Posted by: Take Flight | March 13, 2011

Life without “More” Pressure

 

Part 7: En Route to Tanzania (Serengeti)

The Maasai jumped down from the roof of the Land cruiser as we neared their village. They gathered their machetes, spears, bow and arrows as we do our briefcases or laptops in the morning. They then turned toward us, flashed us their broken tooth smiles, and waved.

I thought about how simple it must be for them in the mornings. With only one outfit to wear, there isn’t much time wasted. Not that I consider myself a fashion queen. My main wardrobe primarily consists of outdoor gear. Yet for most of us women, we do spend energy each day contemplating our closets, and likely much time scouring around malls or boutiques determined we need more. What would our lives be like if we didn’t have “more” pressure?

As we headed toward the Tanzania border we drove through massive mud holes, many filled with water, and again, Salum took us skillfully through them all. At times we walked alongside the truck for our exercise, often passing it up.

We stopped in one village for more fuel. Salum got out of the truck and knocked on a door. Two people came out and put a funnel in filling the truck up from a plastic container. Across the dirt street people sold everything from clothes to food in what resembled a large flea market. They shop or barter every day for their life provisions as there are no Costco’s, grocery stores, mini-malls, or gas stations in these areas. They buy according to their means; there is no waste. How many times do the vegetables wilt in our refrigerators or do the dairy products spoil? Do we really need cases of food at one time or 100 rolls of toilet paper? How did we become a society obsessed with needing “more”?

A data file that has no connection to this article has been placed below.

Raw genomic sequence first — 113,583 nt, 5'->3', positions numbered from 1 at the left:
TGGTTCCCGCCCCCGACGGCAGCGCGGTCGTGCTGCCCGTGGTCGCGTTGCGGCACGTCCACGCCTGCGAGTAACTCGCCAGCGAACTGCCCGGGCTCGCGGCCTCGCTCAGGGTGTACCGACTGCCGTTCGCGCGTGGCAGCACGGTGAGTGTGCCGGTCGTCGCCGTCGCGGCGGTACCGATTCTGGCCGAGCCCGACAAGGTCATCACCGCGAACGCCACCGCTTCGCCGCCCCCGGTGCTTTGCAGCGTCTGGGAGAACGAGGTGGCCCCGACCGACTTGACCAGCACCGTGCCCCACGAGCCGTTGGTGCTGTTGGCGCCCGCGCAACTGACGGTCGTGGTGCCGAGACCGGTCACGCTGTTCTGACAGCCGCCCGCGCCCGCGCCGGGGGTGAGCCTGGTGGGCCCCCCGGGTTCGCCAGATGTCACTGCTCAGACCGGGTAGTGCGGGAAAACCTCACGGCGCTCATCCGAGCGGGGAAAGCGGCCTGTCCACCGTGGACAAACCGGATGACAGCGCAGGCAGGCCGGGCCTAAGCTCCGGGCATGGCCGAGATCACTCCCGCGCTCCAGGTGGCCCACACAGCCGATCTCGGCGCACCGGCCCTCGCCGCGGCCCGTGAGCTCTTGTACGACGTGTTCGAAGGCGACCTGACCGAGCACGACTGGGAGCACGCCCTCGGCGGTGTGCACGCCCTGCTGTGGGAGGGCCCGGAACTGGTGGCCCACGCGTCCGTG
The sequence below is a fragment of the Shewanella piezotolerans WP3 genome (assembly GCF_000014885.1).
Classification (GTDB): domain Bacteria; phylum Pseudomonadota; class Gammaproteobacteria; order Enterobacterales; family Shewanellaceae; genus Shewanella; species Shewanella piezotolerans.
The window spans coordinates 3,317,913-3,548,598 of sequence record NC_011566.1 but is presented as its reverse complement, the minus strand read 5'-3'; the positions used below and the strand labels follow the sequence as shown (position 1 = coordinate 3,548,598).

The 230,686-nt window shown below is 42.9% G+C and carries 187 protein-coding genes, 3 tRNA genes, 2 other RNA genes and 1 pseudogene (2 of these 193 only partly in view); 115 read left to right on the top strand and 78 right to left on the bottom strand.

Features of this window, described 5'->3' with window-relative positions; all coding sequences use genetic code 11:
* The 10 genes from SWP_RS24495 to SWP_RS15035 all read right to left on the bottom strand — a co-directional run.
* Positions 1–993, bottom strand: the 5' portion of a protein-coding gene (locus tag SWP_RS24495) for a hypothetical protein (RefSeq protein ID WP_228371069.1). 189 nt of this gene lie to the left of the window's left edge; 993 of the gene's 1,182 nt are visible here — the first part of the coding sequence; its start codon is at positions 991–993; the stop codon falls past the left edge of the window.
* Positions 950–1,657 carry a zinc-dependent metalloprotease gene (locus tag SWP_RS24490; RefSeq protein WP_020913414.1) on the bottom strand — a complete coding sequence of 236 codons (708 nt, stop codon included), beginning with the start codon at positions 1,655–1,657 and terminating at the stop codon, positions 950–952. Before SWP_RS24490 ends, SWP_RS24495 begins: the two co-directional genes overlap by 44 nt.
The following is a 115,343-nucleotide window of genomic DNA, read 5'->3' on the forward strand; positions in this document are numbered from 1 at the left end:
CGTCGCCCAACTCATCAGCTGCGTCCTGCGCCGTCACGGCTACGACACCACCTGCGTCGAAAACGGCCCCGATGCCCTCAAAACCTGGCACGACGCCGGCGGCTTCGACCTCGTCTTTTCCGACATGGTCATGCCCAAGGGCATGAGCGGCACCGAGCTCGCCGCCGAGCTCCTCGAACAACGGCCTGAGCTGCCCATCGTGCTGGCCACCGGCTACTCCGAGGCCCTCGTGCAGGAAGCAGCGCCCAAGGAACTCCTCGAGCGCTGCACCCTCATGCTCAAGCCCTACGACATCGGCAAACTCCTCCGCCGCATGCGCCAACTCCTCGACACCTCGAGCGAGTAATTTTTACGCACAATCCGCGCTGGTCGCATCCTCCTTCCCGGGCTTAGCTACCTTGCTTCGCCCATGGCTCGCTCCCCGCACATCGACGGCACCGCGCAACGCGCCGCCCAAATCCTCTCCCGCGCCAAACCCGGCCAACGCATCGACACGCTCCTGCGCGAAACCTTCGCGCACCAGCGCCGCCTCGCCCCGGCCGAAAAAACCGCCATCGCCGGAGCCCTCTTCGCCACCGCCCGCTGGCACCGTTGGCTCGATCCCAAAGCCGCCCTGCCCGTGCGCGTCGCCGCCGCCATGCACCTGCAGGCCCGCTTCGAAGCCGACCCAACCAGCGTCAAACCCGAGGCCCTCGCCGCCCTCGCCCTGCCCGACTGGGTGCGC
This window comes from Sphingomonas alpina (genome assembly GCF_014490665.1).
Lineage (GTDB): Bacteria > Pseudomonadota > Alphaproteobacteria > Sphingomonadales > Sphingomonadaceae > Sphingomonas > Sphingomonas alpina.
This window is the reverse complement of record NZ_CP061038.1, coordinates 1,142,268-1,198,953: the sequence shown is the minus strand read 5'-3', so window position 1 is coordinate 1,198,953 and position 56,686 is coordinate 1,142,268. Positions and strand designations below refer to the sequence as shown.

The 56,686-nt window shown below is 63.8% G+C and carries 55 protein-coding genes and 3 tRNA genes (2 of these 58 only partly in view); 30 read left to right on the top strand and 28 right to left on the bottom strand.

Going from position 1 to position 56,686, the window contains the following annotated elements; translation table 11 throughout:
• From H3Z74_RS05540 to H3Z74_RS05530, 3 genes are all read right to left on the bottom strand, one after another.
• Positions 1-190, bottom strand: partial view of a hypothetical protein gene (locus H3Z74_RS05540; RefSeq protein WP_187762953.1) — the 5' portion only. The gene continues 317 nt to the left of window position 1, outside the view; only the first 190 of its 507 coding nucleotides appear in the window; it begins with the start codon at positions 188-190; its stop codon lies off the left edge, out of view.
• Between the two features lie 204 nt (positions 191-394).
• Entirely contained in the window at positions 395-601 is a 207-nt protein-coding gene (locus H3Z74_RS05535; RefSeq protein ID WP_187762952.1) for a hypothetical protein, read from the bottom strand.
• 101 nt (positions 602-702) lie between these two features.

As we drove through the shanty towns, children ran along the sides of the road towards us. They stuck out their bellies and rubbed them gesturing as if they were eating a meal while pointing to their mouths. We handed them food out of the truck window, whatever we had, and they gathered around us devouring anything we shared. Later a child came over, reached in the truck window and touched my water bottle with his dirt stained hands. His cracked lips quivered as he asked in Swahili, “Bwana, Asante.” (Water, please).

I poured some of my water into a container for him and watched him lap every drop up. I felt my eyes tear up as I imagined what it must feel like to live with an empty stomach and a parched throat.

Soon afterward Salum pulled our truck off the road for our daily picnic.  We feasted upon a salad of tomatoes, rice, chicken, avocados, raisins, and mayonnaise dressing with slices of fresh pineapple and feta cheese as side dishes. With each bite I prayed silently that others who are hungry can also be well-nourished. I never enjoyed a meal as much as this relishing every morsel. I learned to appreciate what I have in every moment desiring a life without “more” pressure. What could that look like for you?

 

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